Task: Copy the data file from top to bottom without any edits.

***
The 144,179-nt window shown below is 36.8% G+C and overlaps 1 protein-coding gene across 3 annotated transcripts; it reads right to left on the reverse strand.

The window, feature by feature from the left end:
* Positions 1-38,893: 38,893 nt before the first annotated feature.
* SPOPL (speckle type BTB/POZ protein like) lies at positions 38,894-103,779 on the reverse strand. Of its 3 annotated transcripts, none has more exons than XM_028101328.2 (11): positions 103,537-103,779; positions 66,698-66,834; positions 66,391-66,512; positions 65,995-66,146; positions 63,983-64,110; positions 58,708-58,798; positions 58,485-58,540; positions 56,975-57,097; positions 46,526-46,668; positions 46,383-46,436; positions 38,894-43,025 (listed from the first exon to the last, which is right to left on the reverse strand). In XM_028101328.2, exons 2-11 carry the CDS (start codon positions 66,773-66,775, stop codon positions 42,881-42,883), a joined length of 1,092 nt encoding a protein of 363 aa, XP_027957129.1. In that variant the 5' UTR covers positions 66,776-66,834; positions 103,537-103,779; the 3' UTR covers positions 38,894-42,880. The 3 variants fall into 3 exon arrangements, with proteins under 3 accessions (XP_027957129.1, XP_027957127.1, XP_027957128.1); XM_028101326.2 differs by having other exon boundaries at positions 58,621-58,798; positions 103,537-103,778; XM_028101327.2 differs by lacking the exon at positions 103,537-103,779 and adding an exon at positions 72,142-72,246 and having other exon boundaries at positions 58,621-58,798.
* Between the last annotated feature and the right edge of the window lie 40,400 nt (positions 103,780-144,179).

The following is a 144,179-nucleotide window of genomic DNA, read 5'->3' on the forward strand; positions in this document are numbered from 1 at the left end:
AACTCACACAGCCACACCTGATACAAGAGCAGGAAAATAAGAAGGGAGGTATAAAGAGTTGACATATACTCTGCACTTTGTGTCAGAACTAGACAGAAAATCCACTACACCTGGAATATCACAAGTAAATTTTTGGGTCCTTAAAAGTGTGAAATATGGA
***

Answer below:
The 144,179-nt window shown below is 36.8% G+C and overlaps 1 protein-coding gene across 3 annotated transcripts; it reads right to left on the reverse strand.

The window, feature by feature from the left end:
* Positions 1-38,893: 38,893 nt before the first annotated feature.
* SPOPL (speckle type BTB/POZ protein like) lies at positions 38,894-103,779 on the reverse strand. Of its 3 annotated transcripts, none has more exons than XM_028101328.2 (11): positions 103,537-103,779; positions 66,698-66,834; positions 66,391-66,512; positions 65,995-66,146; positions 63,983-64,110; positions 58,708-58,798; positions 58,485-58,540; positions 56,975-57,097; positions 46,526-46,668; positions 46,383-46,436; positions 38,894-43,025 (listed from the first exon to the last, which is right to left on the reverse strand). In XM_028101328.2, exons 2-11 carry the CDS (start codon positions 66,773-66,775, stop codon positions 42,881-42,883), a joined length of 1,092 nt encoding a protein of 363 aa, XP_027957129.1. In that variant the 5' UTR covers positions 66,776-66,834; positions 103,537-103,779; the 3' UTR covers positions 38,894-42,880. The 3 variants fall into 3 exon arrangements, with proteins under 3 accessions (XP_027957129.1, XP_027957127.1, XP_027957128.1); XM_028101326.2 differs by having other exon boundaries at positions 58,621-58,798; positions 103,537-103,778; XM_028101327.2 differs by lacking the exon at positions 103,537-103,779 and adding an exon at positions 72,142-72,246 and having other exon boundaries at positions 58,621-58,798.
* Between the last annotated feature and the right edge of the window lie 40,400 nt (positions 103,780-144,179).

The following is a 144,179-nucleotide window of genomic DNA, read 5'->3' on the forward strand; positions in this document are numbered from 1 at the left end:
AACTCACACAGCCACACCTGATACAAGAGCAGGAAAATAAGAAGGGAGGTATAAAGAGTTGACATATACTCTGCACTTTGTGTCAGAACTAGACAGAAAATCCACTACACCTGGAATATCACAAGTAAATTTTTGGGTCCTTAAAAGTGTGAAATATGGA